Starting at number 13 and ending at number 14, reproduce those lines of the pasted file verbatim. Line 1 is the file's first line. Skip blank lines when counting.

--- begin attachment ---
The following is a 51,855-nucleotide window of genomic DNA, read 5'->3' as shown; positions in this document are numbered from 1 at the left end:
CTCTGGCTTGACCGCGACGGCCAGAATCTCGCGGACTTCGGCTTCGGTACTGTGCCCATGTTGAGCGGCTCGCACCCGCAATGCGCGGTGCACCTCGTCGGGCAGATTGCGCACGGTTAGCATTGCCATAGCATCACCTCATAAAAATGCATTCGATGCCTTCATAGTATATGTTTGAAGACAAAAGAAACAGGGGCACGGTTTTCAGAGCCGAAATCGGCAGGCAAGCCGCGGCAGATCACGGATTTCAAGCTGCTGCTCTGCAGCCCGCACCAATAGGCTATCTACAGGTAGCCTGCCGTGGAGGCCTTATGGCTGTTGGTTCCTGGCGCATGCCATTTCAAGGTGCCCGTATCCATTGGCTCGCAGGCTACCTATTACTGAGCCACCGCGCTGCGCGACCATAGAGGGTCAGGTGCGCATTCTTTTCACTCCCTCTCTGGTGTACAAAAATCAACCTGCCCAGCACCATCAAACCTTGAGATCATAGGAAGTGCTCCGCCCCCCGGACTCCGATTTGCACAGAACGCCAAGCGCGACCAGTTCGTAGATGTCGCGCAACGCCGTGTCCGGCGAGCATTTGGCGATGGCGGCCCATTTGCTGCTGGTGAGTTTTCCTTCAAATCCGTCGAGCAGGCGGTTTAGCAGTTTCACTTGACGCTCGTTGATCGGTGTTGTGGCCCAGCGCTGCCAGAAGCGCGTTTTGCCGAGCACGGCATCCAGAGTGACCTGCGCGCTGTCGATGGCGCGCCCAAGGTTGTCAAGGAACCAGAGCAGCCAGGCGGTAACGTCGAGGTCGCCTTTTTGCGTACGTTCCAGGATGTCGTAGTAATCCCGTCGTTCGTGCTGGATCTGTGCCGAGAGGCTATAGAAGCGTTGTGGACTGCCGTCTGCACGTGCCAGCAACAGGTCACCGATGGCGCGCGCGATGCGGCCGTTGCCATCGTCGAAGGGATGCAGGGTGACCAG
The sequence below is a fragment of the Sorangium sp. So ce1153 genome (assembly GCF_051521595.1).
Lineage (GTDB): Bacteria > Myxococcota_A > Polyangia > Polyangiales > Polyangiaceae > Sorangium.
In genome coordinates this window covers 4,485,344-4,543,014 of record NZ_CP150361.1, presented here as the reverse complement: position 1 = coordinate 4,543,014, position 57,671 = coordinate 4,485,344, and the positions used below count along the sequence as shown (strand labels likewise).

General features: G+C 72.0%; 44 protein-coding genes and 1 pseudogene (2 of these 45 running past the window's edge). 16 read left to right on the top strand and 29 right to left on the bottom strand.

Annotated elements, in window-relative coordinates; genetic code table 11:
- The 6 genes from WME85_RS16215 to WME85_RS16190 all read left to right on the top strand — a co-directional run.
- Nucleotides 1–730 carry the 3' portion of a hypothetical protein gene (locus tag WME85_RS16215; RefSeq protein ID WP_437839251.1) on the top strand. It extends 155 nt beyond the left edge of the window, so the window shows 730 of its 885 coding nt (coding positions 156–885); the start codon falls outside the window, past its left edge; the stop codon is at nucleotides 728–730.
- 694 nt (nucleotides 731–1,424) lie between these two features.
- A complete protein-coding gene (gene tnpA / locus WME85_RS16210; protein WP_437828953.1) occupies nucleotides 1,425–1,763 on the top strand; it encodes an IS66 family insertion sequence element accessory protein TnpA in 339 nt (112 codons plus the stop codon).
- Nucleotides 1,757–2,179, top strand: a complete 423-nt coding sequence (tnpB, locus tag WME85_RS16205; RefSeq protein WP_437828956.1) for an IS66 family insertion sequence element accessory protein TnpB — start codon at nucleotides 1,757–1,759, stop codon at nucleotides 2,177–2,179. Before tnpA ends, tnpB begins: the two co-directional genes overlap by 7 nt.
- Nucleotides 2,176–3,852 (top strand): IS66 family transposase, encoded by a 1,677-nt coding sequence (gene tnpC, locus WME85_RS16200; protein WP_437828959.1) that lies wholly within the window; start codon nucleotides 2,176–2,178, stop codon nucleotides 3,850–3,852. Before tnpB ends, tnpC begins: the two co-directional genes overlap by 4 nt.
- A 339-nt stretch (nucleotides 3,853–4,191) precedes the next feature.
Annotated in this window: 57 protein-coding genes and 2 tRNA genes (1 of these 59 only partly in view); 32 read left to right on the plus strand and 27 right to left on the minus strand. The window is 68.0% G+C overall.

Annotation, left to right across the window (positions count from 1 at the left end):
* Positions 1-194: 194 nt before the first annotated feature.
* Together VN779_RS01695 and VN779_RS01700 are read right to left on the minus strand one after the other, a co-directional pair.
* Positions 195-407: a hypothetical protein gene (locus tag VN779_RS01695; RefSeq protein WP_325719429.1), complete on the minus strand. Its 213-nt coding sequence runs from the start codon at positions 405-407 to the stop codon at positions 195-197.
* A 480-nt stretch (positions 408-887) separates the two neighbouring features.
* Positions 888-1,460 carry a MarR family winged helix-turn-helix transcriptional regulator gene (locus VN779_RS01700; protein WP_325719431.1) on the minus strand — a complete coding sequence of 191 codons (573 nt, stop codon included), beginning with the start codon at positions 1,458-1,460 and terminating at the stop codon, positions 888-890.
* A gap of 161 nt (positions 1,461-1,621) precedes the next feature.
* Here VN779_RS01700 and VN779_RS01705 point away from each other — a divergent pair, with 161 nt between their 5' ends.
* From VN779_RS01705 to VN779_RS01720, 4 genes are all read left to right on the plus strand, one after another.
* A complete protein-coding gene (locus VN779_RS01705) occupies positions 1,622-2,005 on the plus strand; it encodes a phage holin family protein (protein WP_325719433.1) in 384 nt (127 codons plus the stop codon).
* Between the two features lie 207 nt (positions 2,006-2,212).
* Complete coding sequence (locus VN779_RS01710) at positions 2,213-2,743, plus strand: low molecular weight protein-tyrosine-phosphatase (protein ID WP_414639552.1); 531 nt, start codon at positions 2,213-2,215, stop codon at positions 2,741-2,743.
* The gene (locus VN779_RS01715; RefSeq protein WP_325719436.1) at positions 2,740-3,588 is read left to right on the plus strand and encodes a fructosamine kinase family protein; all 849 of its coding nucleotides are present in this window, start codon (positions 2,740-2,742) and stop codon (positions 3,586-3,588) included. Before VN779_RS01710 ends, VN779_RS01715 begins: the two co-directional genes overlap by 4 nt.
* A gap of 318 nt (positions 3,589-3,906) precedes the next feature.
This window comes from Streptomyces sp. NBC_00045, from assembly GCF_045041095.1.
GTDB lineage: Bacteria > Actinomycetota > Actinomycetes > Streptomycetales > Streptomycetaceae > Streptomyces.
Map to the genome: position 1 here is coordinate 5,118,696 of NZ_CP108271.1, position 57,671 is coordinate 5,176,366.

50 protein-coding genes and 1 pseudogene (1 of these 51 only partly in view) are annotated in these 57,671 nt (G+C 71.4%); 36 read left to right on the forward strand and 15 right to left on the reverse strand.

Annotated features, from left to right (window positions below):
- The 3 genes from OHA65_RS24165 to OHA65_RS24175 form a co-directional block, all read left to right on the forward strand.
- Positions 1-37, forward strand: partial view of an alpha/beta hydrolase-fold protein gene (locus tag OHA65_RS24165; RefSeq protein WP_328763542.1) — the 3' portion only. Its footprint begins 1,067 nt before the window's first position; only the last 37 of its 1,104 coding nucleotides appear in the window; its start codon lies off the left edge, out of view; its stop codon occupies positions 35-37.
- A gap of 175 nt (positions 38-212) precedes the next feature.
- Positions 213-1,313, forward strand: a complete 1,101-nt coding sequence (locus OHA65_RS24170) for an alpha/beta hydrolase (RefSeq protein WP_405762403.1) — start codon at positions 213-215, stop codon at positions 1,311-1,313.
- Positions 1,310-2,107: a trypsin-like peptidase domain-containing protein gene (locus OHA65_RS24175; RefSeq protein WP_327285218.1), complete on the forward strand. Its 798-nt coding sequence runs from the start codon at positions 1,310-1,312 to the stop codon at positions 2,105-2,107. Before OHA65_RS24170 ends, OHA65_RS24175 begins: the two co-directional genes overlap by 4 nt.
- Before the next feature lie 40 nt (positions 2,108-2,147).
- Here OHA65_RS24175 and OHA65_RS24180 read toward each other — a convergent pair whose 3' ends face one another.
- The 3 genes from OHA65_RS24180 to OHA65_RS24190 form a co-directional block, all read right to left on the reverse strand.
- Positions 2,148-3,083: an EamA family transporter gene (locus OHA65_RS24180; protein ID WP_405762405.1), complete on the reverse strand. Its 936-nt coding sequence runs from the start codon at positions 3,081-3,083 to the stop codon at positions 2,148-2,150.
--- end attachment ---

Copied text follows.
- Nucleotides 2,176–3,852 (top strand): IS66 family transposase, encoded by a 1,677-nt coding sequence (gene tnpC, locus WME85_RS16200; protein WP_437828959.1) that lies wholly within the window; start codon nucleotides 2,176–2,178, stop codon nucleotides 3,850–3,852. Before tnpB ends, tnpC begins: the two co-directional genes overlap by 4 nt.
- A 339-nt stretch (nucleotides 3,853–4,191) precedes the next feature.